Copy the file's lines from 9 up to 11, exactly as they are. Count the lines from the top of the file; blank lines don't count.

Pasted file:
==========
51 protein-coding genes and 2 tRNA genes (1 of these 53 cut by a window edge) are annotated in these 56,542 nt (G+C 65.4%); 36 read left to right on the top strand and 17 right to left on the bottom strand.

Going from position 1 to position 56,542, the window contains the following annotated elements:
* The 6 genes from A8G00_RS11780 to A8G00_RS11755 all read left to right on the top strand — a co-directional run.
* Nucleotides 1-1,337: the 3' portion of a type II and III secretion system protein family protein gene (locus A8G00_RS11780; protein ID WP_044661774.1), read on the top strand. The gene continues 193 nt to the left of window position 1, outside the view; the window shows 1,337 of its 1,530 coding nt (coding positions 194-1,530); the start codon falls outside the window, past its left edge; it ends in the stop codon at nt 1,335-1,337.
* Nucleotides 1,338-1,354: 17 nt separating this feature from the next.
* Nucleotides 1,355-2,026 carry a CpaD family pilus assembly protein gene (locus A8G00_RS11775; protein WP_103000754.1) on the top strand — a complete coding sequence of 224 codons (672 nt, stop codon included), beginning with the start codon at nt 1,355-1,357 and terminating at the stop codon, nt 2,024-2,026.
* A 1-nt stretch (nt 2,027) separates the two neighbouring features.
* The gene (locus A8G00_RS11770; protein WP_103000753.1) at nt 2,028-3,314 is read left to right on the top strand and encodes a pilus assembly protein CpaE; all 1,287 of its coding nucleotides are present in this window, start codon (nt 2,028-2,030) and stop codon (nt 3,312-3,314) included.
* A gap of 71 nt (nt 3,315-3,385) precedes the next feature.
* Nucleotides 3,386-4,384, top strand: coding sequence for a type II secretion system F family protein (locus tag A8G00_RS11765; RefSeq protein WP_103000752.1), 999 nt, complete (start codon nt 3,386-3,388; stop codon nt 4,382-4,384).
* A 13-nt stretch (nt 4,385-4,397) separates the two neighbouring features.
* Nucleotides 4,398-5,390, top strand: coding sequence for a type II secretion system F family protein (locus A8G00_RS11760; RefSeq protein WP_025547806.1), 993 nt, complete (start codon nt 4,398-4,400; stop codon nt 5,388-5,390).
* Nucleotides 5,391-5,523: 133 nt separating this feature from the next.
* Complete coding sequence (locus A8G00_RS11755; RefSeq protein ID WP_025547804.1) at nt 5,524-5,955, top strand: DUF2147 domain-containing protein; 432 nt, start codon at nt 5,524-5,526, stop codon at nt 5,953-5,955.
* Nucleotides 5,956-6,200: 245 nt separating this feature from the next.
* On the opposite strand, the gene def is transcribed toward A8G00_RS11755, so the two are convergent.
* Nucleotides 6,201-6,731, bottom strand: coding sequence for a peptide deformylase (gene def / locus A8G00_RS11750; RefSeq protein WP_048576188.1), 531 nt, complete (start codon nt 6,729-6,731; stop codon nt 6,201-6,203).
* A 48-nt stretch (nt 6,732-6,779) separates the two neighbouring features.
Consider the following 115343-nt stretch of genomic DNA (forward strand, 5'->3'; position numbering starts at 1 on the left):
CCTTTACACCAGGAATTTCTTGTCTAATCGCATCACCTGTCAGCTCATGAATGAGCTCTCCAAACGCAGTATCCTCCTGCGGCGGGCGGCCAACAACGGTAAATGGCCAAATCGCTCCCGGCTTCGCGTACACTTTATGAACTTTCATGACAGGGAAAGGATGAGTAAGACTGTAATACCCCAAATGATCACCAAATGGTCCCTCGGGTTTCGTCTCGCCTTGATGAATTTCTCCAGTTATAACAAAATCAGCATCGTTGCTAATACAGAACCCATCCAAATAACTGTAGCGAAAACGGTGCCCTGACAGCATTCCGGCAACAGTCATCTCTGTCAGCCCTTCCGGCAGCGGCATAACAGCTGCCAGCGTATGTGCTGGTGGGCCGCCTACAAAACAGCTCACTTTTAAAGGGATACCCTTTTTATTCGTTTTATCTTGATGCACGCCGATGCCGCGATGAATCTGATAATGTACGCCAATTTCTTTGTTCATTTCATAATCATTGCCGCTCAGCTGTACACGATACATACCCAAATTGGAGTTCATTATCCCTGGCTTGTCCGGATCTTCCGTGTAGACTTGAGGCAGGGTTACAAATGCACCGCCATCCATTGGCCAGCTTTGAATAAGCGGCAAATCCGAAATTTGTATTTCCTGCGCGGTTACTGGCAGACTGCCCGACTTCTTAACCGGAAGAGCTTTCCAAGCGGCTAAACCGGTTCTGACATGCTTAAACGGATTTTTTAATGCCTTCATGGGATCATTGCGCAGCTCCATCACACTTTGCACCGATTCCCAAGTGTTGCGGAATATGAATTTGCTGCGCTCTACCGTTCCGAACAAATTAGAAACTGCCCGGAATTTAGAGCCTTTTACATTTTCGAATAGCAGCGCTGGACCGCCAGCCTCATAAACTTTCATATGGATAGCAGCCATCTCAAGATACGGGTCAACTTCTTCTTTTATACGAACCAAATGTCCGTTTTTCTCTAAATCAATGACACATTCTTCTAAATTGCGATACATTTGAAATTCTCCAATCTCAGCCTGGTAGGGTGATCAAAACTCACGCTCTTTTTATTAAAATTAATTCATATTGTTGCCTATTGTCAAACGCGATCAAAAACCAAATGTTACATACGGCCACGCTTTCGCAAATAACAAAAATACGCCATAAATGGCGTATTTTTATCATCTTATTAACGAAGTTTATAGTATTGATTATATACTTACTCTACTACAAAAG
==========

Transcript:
* A gap of 71 nt (nt 3,315-3,385) precedes the next feature.
* Nucleotides 3,386-4,384, top strand: coding sequence for a type II secretion system F family protein (locus tag A8G00_RS11765; RefSeq protein WP_103000752.1), 999 nt, complete (start codon nt 3,386-3,388; stop codon nt 4,382-4,384).
* A 13-nt stretch (nt 4,385-4,397) separates the two neighbouring features.